Leah Blodget: “Romeo? He was not. I grew up in the ‘small town of Delmar, NY’ and the guy was a clown.”
Josh: “I live [in] Delmar and go to Bethlehem High School [and] teachers who had him said he was insane. Mrs. Porco still lives here and she’s so nice. I feel bad for her that this whole thing is being brought back up.”
A Times Union blog post inviting readers to weigh in on Christopher Porco’s guilt or innocence yielded much praise for the jury and prosecutors who convicted him — as well as some refutation of claims that Christopher was well-liked. Here’s one:
Benny1311: “I was a year above Porco in school. I had some classes with him and knew one of his girlfriends well. And I must say [she] along with most of his classmates, believe him to be guilty. Chris has a small group of peer supporters – all female – many younger- who seem to have had ‘relations’ with him. His frat brothers and male friends do not back him.”
So, apparently he did have at least some girlfriends but wasn’t necessarily a full-on JFK (Jr. or Sr.) with the ladies.
Where is he now? Finally, I looked around for the latest news on Christopher Porco’s efforts to get out of jail via a new trial or overturned conviction.
In a 2010 appellant’s brief to the New York State Court of Appeals, lawyer Terence Kindlon seemed to make some reasonable points in defense of Christopher.
He noted that there were no lights on Brockley Street, where the Porcos lived, casting some doubt on a neighbor’s account of spotting Christopher’s yellow Jeep in the driveway the night of the ax attack.
The behavior of the Porco’s dog, which the prosecution had used as evidence, was also disputed in the appeal. Police had theorized that no neighbors heard Barrister bark that night because the killer was someone (presumably Christopher) that the Labrador retriever already knew.
Kindlon, however, argued that Barrister was known for not barking at visitors, whether friends or strangers.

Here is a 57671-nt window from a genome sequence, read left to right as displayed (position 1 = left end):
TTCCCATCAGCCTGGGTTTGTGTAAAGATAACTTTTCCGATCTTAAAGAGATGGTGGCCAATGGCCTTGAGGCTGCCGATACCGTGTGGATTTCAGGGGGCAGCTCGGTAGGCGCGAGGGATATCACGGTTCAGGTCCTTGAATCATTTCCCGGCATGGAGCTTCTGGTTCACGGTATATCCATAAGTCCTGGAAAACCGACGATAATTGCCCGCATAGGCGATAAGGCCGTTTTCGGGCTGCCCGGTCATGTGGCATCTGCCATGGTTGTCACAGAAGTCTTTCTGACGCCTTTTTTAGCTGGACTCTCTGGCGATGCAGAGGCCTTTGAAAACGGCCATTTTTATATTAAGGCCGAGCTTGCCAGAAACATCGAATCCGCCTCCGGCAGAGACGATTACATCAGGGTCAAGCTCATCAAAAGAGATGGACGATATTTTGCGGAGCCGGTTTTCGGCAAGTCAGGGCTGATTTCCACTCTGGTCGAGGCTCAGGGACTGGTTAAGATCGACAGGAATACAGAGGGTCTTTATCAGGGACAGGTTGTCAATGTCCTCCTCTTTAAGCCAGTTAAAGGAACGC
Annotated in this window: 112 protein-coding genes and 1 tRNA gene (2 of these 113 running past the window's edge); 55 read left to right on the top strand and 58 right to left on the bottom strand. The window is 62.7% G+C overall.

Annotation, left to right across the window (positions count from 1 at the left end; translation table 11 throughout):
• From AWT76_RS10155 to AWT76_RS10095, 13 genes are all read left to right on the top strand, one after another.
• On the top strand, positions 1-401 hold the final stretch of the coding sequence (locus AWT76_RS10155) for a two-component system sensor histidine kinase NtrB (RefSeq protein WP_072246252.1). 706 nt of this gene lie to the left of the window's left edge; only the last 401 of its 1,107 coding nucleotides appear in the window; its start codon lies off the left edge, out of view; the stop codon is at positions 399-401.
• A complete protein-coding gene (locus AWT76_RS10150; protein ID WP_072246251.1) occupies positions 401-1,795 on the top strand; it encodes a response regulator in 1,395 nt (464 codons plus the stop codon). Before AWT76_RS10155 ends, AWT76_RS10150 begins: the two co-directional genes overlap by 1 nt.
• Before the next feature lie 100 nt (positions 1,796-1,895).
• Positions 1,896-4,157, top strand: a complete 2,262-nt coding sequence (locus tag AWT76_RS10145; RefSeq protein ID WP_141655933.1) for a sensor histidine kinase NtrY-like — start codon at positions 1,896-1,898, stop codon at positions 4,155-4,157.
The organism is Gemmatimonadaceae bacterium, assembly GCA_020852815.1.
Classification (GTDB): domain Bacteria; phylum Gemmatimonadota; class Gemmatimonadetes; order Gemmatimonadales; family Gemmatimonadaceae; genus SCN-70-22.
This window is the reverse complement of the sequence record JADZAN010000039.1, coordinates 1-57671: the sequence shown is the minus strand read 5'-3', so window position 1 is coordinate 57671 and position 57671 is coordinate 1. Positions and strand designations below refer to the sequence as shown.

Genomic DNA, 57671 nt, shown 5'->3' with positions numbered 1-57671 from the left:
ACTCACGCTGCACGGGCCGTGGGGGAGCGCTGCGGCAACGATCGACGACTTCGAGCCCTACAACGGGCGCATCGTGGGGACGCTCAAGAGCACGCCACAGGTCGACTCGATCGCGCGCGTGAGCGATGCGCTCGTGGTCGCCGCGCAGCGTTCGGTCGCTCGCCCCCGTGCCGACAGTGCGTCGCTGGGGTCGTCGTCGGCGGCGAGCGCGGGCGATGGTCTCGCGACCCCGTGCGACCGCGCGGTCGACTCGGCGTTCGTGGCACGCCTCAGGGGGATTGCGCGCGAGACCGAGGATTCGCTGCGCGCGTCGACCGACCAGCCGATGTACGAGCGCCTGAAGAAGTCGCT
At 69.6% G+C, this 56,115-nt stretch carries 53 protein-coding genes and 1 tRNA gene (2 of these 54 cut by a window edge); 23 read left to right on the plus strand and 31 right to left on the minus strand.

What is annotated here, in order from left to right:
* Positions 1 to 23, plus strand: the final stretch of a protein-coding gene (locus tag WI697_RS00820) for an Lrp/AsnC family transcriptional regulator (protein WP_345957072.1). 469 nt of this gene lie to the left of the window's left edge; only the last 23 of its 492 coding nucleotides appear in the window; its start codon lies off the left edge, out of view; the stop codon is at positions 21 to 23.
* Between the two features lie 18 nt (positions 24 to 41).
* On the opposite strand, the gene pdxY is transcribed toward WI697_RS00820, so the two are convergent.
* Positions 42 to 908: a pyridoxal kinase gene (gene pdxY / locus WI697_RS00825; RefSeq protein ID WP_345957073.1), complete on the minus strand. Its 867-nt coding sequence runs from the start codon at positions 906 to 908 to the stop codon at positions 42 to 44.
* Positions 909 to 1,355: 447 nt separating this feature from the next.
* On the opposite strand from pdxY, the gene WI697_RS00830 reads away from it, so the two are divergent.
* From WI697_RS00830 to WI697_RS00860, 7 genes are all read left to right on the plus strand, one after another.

The lawyer also noted that Peter Porco sometimes deactivated the burglar alarm when letting the dog out at night and then forgot to turn it back on — another challenge to the prosecution’s assertion that Christopher punched in the code the night of the murder and attempted murder.
Another contention — one that makes sense — was that Joan Porco’s alleged nod in answer to the question of whether or not it was Christopher who had attacked her was unreliable evidence because of her severe brain injuries.
But jurors interviewed by 48 Hours Mystery said that they had dismissed the testimony about the nod for precisely that reason and had instead relied on the prosecution’s crime timeline as proof of guilt.
The U.S. Supreme Court declined to hear Christopher’s case in 2012. He also lost an appeal in 2014, when an appellate court rejected claims that he was denied effective assistance of appellate counsel. (In fact, a number of reader comments posted to the aforementioned website articles blasted Terence Kindlon and Laurie Shanks for defending Christopher so vigorously in court.)
As of this writing, Christopher, 33, is prisoner #O6A6686 at New York state’s Clinton Correctional Facility, commonly known as Dannemora. He’ll be eligible for parole in the year 2052.
That’s all for this week. Until next Thursday, cheers.—RR